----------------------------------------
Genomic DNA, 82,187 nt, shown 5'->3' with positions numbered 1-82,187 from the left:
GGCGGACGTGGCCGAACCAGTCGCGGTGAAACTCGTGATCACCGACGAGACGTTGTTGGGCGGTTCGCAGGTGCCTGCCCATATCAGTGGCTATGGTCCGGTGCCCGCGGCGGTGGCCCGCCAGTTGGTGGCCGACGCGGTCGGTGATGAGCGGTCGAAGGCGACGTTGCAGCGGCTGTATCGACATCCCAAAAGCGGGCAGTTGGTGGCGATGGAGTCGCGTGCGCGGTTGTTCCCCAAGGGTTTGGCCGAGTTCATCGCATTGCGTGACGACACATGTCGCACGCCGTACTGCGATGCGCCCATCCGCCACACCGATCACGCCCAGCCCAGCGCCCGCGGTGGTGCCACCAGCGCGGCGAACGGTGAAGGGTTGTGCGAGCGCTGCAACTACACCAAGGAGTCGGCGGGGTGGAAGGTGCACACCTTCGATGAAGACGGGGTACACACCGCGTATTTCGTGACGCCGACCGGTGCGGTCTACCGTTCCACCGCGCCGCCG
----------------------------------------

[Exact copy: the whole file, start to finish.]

Genomic DNA, 82,187 nt, shown 5'->3' with positions numbered 1-82,187 from the left:
GGCGGACGTGGCCGAACCAGTCGCGGTGAAACTCGTGATCACCGACGAGACGTTGTTGGGCGGTTCGCAGGTGCCTGCCCATATCAGTGGCTATGGTCCGGTGCCCGCGGCGGTGGCCCGCCAGTTGGTGGCCGACGCGGTCGGTGATGAGCGGTCGAAGGCGACGTTGCAGCGGCTGTATCGACATCCCAAAAGCGGGCAGTTGGTGGCGATGGAGTCGCGTGCGCGGTTGTTCCCCAAGGGTTTGGCCGAGTTCATCGCATTGCGTGACGACACATGTCGCACGCCGTACTGCGATGCGCCCATCCGCCACACCGATCACGCCCAGCCCAGCGCCCGCGGTGGTGCCACCAGCGCGGCGAACGGTGAAGGGTTGTGCGAGCGCTGCAACTACACCAAGGAGTCGGCGGGGTGGAAGGTGCACACCTTCGATGAAGACGGGGTACACACCGCGTATTTCGTGACGCCGACCGGTGCGGTCTACCGTTCCACCGCGCCGCCG